Art History: From Isfahan to London and Paris
From Isfahan to London and Paris
Presenter: Dolla Merrillees
Fashion illustrations of the 19th and 20th century were most often associated with the promotion and advertisement of fashion designers, fashion houses and department stores. Today they have become an important part of a fashion house’s heritage and brand, and exhibitions such as Drawing Fashion at the Design Museum, London (2010) and Fashion Illustration: The Visionaries, A Century of Illustrations from the Frances Neady Collection, at the Society of Illustrators, NYC (2020) have featured the art of such well known fashion illustrators as Georges Lepape, René Gruau, Henry Koehler and Antonio Lopez. Less well known are the stories behind some of the amateur women artists who used their pens and brushes and their own personal experiences to capture the flare and spirit of their times. This paper considers a series of original fashion illustrations from the 1940s that were inherited by the author in 2019. These illustrations were hand drawn and painted in London by Parvine Helen Merrillees (née Razavi) who was of Iranian and Irish descent. The drawings reveal a story of post war Britain, of an immigrant family straddling East and West and of the ambitions and hopes of a young woman who was aware of expanding opportunities but also navigating prejudice as a person of mixed race and divided identity.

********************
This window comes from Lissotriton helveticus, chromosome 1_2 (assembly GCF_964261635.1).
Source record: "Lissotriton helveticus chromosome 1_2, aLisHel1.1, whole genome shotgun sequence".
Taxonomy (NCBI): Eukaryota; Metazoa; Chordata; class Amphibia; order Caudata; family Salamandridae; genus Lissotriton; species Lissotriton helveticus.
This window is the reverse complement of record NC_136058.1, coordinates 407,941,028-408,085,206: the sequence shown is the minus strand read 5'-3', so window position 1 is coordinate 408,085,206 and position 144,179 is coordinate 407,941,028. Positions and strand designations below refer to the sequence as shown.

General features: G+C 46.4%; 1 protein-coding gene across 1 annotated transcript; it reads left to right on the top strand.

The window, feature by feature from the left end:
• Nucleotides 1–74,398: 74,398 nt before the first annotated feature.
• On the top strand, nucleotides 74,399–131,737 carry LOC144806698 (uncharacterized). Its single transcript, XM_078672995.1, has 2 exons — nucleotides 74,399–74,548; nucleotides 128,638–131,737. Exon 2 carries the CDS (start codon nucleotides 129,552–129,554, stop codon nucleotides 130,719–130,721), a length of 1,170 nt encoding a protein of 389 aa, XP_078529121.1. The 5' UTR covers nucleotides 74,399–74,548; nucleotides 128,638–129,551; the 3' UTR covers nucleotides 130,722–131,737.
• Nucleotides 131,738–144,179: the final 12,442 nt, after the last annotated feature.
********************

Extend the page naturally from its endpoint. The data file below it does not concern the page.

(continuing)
Dolla Merrillees is a curator, independent researcher and published author. Merrillees was the former Director of the Museum of Applied Arts and Sciences (MAAS). Merrillees spearheaded the establishment of the MAAS Centre for Fashion, the first such centre of excellence in an Australian cultural institution, and developed a program of fashion exhibitions including A Fine Possession: Jewellery and identity (2014); Collette Dinnigan: Unlaced (2015); and Love Is: Australian Wedding Fashion (2017). In 2020 Merrillees guest curated Thủy Nguyễn: An Everyday Dream (2020) at the Factory Contemporary Art Centre, HCMC, an exhibition exploring the creative practice of Vietnamese fashion designer Thủy Nguyễn. Merrillees is one of six global emissaries and London correspondent for Sherman Centre for Culture and Ideas. Her most recent interviews include Dame Zandra Rhodes DBE, RDI and Andrew Logan.
This event will be held online via Zoom.
Upcoming seminars this semester:
Mimi Kelly, “New Refractions of Self: Social Media and the Digital Woman”
Diana Reynolds, “Religious Foundations as Second Voices: The Victoria Contemporary Figurative Artist, 1848-1870”